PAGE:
Bowen also asserts that during an altercation between two other employees, one threatened to use a letter opener as a weapon against the other, and that neither was terminated. Doc. 82 at 15 ¶ 8. The Board does not challenge these facts, except for disputing the use or threatened use of a letter opener as a weapon. Doc. 87 at ¶ 8. Upon reviewing the record, the court agrees with the Board; the testimony cited by Bowen supports only that there was a letter opener on the floor, not that an employee used or threatened to use it as a weapon. Doc. 82-3 at 9-10. The court thus accepts as true the existence of the altercation, but not the use or threatened use of a letter opener as a weapon.

         Bowen further asserts that “[t]here were numerous incidents of employee conduct that was worse than conduct alleged against Plaintiff, for which employees were not terminated.” Doc. 82 at 15 ¶ 10. In response, the Board states that it “disputes the facts in this paragraph, ” Doc. 87 at ¶ 10, but it does not support its denial with “specific references to the affidavits, parts of the record, and other supporting materials relied upon, ” as required by Local Rule 56.1(b)(3)(B). Normally, this would result in the court deeming admitted Bowen's statement. See N.D. Ill. L.R. 56.1(b)(3)(C) (“All material facts set forth in the statement required of the moving party will be deemed admitted unless controverted by the statement of the opposing party.”); Keeton v. Morningstar, Inc., 667 F.3d 877, 883-84 (7th Cir. 2012) (“[D]istrict courts are entitled to expect strict compliance with Local Rule 56.1.”). However, Bowen's statement that unnamed employees' misdeeds were “worse” than hers is conclusory, not factual, and thus not proper under Local Rule 56.1. See Greer v. Bd. of Educ. of Chi., 267 F.3d 723, 727 (7th Cir. 2001) (affirming the district court's rejection of a Local Rule 56.1 assertion because it consisted of “generalized self-serving legal conclusions, rather than particularized statements of fact”). Accordingly, the court accepts as true that other employees engaged in misconduct, but does not accept as true that the misconduct was worse than Bowen's.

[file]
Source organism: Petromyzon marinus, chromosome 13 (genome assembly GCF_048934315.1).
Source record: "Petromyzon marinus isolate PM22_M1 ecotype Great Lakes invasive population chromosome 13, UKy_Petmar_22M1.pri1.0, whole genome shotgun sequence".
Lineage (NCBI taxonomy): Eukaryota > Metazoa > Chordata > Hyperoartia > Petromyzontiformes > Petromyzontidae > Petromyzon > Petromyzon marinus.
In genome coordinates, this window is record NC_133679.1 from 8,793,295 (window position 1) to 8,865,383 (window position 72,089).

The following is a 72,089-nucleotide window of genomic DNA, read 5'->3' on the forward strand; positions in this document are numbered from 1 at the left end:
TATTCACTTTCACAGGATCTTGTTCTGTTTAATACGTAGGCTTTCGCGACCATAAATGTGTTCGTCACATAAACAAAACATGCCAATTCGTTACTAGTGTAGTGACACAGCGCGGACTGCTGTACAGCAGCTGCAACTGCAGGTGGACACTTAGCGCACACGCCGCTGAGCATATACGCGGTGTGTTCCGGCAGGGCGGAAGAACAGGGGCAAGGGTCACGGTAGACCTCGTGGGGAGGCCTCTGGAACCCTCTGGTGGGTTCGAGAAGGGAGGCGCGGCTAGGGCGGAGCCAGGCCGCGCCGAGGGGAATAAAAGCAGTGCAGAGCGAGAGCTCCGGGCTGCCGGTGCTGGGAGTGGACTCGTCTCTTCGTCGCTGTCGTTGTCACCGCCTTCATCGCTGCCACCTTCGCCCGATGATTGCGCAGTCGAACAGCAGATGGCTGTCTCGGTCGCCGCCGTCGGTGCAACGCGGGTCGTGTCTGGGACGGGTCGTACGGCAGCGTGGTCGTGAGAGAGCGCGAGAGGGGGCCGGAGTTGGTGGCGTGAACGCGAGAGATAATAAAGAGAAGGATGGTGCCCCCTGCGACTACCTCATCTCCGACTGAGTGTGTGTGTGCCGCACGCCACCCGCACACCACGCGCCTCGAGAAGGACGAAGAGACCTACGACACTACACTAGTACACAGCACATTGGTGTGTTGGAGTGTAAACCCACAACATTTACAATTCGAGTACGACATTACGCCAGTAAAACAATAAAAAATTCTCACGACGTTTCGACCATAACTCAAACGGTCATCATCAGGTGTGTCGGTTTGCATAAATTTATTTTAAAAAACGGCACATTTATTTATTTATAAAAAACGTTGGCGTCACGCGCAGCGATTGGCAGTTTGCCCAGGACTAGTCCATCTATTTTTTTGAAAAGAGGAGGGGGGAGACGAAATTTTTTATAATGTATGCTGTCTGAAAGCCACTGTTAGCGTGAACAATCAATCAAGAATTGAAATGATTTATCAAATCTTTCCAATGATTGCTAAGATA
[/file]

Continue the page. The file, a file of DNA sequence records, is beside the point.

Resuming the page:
Bowen also asserts that the absentee ballot department had an assistant supervisor through 2009, but that the Board from 2009-2014 refused to fill the position. Doc. 82 at 17 ¶ 18. (Bowen's Local Rule 56.1(b)(3)(C) statement actually says “supervisor” instead of “assistant supervisor, ” ibid., but that must have been a typographical error.) Bowen supports this assertion with averments in her own declaration that “every department at the Board has supervisor and assistant supervisor positions” and that she requested an assistant but was told it was impossible for budgetary reasons. Doc. 82-1 at ¶¶ 4, 28. Bowen's declaration is based on personal knowledge; as a long-time Board employee, she was in a position to understand staffing policy. Accordingly, for summary judgment purposes, the court will credit Bowen's assertion that her position traditionally had an assistant, but that she did not have one from 2009-2014.

         Finally, Bowen avers that, “[b]etween 2009 and 2013, I was not given pay increases, while other supervisors and management employees received pay raises.” Doc. 82 at ¶ 19. In disputing that assertion, the Board says that “Plaintiff's income was significantly increased over the 24 years that she worked at the Board, including in 2013.” Doc. 87 at ¶ 19. The record does reflect that Bowen received a raise of approximately $2, 000 in 2013. Doc. 82-2 at 16. But that does not contradict Bowen's averment that between 2009 and 2013-that is, from 2009-2012- she did not receive ...